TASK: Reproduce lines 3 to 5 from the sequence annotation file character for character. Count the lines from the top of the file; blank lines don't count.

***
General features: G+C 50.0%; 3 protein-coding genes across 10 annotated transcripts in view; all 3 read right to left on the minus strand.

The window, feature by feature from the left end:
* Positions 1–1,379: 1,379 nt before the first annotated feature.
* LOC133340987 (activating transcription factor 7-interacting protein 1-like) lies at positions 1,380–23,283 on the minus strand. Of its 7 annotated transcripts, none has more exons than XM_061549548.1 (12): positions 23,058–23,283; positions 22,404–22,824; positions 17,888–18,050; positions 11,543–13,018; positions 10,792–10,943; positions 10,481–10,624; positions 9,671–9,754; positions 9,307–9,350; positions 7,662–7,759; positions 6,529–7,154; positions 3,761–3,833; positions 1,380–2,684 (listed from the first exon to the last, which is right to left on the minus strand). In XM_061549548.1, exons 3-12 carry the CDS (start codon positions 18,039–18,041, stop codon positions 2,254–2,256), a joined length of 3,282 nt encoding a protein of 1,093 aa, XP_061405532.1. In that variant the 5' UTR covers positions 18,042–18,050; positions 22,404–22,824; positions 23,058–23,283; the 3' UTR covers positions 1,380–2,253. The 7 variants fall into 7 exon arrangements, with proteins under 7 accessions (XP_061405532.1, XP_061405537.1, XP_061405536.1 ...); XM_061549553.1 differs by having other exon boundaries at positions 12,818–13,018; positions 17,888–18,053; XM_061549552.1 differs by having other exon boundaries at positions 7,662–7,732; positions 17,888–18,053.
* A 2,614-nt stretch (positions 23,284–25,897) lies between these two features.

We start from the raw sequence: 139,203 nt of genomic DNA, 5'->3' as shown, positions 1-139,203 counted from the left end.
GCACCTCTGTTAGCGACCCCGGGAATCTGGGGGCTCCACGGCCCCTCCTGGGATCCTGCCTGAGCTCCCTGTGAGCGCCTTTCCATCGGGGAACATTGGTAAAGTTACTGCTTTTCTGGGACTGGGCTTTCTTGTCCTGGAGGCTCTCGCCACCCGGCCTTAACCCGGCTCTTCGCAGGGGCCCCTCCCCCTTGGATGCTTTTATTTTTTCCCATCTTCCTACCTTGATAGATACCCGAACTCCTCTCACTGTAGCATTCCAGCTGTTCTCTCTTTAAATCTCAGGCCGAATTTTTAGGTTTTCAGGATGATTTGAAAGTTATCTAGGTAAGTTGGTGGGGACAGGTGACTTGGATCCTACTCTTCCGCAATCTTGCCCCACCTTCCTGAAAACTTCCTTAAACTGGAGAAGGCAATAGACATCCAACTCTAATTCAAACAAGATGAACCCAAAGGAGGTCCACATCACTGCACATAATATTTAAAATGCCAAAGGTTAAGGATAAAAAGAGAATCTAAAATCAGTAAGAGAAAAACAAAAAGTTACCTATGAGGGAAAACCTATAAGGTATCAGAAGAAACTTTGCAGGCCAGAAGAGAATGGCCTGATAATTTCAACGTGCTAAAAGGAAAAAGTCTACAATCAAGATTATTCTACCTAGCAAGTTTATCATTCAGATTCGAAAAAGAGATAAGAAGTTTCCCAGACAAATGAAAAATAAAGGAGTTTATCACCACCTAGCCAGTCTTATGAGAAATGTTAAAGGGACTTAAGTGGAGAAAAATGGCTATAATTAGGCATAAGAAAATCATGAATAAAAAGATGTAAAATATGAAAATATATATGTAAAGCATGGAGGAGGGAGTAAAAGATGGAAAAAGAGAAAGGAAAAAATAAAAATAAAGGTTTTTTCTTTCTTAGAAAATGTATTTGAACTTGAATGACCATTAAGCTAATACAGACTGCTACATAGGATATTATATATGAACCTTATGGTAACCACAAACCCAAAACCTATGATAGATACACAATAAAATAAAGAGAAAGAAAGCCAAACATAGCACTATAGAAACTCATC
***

* Positions 1–1,379: 1,379 nt before the first annotated feature.
* LOC133340987 (activating transcription factor 7-interacting protein 1-like) lies at positions 1,380–23,283 on the minus strand. Of its 7 annotated transcripts, none has more exons than XM_061549548.1 (12): positions 23,058–23,283; positions 22,404–22,824; positions 17,888–18,050; positions 11,543–13,018; positions 10,792–10,943; positions 10,481–10,624; positions 9,671–9,754; positions 9,307–9,350; positions 7,662–7,759; positions 6,529–7,154; positions 3,761–3,833; positions 1,380–2,684 (listed from the first exon to the last, which is right to left on the minus strand). In XM_061549548.1, exons 3-12 carry the CDS (start codon positions 18,039–18,041, stop codon positions 2,254–2,256), a joined length of 3,282 nt encoding a protein of 1,093 aa, XP_061405532.1. In that variant the 5' UTR covers positions 18,042–18,050; positions 22,404–22,824; positions 23,058–23,283; the 3' UTR covers positions 1,380–2,253. The 7 variants fall into 7 exon arrangements, with proteins under 7 accessions (XP_061405532.1, XP_061405537.1, XP_061405536.1 ...); XM_061549553.1 differs by having other exon boundaries at positions 12,818–13,018; positions 17,888–18,053; XM_061549552.1 differs by having other exon boundaries at positions 7,662–7,732; positions 17,888–18,053.
* A 2,614-nt stretch (positions 23,284–25,897) lies between these two features.